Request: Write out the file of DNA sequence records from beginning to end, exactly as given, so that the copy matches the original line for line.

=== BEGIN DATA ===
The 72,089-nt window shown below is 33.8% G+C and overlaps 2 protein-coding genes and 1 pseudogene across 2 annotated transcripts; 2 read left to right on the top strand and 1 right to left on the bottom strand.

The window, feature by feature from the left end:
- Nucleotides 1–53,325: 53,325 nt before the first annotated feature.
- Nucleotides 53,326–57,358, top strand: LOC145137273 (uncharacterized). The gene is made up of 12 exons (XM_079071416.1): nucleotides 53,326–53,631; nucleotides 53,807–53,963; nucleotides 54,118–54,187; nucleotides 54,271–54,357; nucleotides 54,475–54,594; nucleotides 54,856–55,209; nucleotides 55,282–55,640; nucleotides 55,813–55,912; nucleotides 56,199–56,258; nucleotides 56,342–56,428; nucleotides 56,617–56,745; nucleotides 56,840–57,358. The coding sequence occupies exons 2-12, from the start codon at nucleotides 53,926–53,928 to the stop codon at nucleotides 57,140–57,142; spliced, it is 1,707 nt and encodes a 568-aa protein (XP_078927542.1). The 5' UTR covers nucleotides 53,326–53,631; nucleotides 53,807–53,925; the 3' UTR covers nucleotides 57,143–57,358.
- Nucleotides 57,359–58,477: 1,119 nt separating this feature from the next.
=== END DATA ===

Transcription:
The 72,089-nt window shown below is 33.8% G+C and overlaps 2 protein-coding genes and 1 pseudogene across 2 annotated transcripts; 2 read left to right on the top strand and 1 right to left on the bottom strand.

The window, feature by feature from the left end:
- Nucleotides 1–53,325: 53,325 nt before the first annotated feature.
- Nucleotides 53,326–57,358, top strand: LOC145137273 (uncharacterized). The gene is made up of 12 exons (XM_079071416.1): nucleotides 53,326–53,631; nucleotides 53,807–53,963; nucleotides 54,118–54,187; nucleotides 54,271–54,357; nucleotides 54,475–54,594; nucleotides 54,856–55,209; nucleotides 55,282–55,640; nucleotides 55,813–55,912; nucleotides 56,199–56,258; nucleotides 56,342–56,428; nucleotides 56,617–56,745; nucleotides 56,840–57,358. The coding sequence occupies exons 2-12, from the start codon at nucleotides 53,926–53,928 to the stop codon at nucleotides 57,140–57,142; spliced, it is 1,707 nt and encodes a 568-aa protein (XP_078927542.1). The 5' UTR covers nucleotides 53,326–53,631; nucleotides 53,807–53,925; the 3' UTR covers nucleotides 57,143–57,358.
- Nucleotides 57,359–58,477: 1,119 nt separating this feature from the next.